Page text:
Karate video lessons for children

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If you’re already an awesome Cracked subscriber, click here to login. The Best, Most Underrated Lines From Shows And Movies, Pt. If you’re under the age of 50, chances are you received most of your life guidance from teen movies. By the time you even entered a high school, you had probably learned enough to recognize the vital importance of prom, high school football and avoiding girls in whipped-cream bikinis. The person you love doesn’t love you back? Well, according to teen movies, it’s probably because you dress in clothing that reflects your individuality, background and personal style.

The solution couldn’t be any simpler: Just completely erase any external evidence of your personality, and physically transform yourself into whatever you think your crush will like. In Grease, innocent Sandy breaks up with John Travolta after he tries to pressure her into sex. For some reason, she immediately regrets this rash decision and sets about remaking herself in the image of the slutty women he seems to prefer. Is Sandy in love or the witness protection program? It’s not just women who are encouraged to erase their personalities, though. In American Pie, Chris Klein can’t lose his virginity until he totally transforms himself from a douchey jock into a douche bag who wears sweaters. Yeah she risked getting pregnant and took up a life threatening habit, but I’m wearing a fucking sweater over here.

In The Breakfast Club, the mysterious, silent Allison gets a makeover that transforms her from standard “cute goth” to “hip and sexy,” which in the 80s meant that all of her clothes look like they’re made out of pillowcases. Guy who’s not to be trusted around children. Popular jock Andrew, who up until this point has regarded Allison as an unusually talkative piece of furniture, is immediately enamored, rewarding the former outcast by holding hands and kissing her. It’s the beginning of what we’re sure turned out to be a happy and long-lasting relationship. None of these, however, is as brutal as the 1999 film She’s All That, in which a popular student named Zach spends the film remaking the brooding, artistic classmate Laney to better fit the tastes of him and his friends.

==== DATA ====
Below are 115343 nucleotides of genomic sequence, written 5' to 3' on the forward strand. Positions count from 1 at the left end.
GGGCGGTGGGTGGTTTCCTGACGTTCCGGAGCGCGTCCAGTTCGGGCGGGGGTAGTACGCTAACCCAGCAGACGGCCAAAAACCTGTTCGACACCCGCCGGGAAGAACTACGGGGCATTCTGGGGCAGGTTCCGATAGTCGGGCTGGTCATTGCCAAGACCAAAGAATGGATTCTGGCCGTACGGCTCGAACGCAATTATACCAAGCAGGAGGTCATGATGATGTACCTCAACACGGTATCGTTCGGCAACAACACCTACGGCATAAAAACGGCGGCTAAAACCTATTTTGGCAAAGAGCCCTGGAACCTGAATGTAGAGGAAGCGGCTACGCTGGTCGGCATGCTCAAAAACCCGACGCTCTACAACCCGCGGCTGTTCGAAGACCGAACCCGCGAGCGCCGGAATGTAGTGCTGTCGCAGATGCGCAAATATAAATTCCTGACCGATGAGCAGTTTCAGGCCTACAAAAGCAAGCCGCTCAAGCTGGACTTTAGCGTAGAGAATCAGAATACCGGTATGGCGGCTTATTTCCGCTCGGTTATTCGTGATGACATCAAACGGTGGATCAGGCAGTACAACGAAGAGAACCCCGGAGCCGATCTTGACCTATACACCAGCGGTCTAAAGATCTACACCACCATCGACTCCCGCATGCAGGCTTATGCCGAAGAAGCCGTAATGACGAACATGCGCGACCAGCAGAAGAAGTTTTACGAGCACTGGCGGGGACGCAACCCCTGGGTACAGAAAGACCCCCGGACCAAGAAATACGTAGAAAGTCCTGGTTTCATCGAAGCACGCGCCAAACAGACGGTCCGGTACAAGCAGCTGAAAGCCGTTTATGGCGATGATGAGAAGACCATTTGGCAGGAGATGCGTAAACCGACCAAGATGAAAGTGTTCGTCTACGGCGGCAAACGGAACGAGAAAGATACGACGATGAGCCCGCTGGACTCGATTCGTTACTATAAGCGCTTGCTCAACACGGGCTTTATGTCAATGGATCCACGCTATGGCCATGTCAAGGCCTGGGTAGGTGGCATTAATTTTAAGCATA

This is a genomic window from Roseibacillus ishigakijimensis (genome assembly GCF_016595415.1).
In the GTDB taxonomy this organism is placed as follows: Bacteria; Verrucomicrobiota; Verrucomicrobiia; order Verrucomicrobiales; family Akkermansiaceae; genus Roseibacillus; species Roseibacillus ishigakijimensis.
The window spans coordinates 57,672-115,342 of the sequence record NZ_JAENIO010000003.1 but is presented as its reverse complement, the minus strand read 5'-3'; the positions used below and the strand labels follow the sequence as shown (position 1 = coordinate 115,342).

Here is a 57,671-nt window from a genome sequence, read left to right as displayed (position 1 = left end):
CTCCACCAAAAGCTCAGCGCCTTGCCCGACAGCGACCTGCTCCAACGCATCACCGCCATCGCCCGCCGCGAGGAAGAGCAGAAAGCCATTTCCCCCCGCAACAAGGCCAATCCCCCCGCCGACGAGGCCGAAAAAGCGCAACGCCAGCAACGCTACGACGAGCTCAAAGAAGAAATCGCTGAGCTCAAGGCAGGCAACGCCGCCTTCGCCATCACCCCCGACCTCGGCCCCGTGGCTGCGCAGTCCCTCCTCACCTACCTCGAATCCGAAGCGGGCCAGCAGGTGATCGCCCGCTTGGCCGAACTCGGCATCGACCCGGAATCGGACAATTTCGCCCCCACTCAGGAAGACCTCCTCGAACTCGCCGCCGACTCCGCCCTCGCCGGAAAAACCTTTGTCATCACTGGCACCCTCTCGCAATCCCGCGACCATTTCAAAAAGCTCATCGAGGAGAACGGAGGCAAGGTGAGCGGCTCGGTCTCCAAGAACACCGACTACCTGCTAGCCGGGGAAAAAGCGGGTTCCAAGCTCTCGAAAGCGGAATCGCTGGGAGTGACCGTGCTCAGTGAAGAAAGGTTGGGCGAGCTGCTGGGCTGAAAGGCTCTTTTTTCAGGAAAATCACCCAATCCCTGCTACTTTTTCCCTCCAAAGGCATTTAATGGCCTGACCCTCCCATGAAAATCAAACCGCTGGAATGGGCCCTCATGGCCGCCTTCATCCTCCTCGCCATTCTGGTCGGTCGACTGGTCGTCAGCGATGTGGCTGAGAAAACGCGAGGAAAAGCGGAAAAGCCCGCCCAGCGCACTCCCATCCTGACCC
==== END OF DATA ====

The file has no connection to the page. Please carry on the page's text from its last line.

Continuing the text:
The message being that women are interchangeable. Zach ultimately ends up winning Laney’s love, making the message pretty clear: If you can’t find a girl you like right away, you can pretty much just create one to suit you from scratch. So you’re a young woman attending a typical American movie high school, and you’re unhappy. Fortunately, the solution for female teen movie angst is both simple and close at hand. And that hand is wearing handcuffs.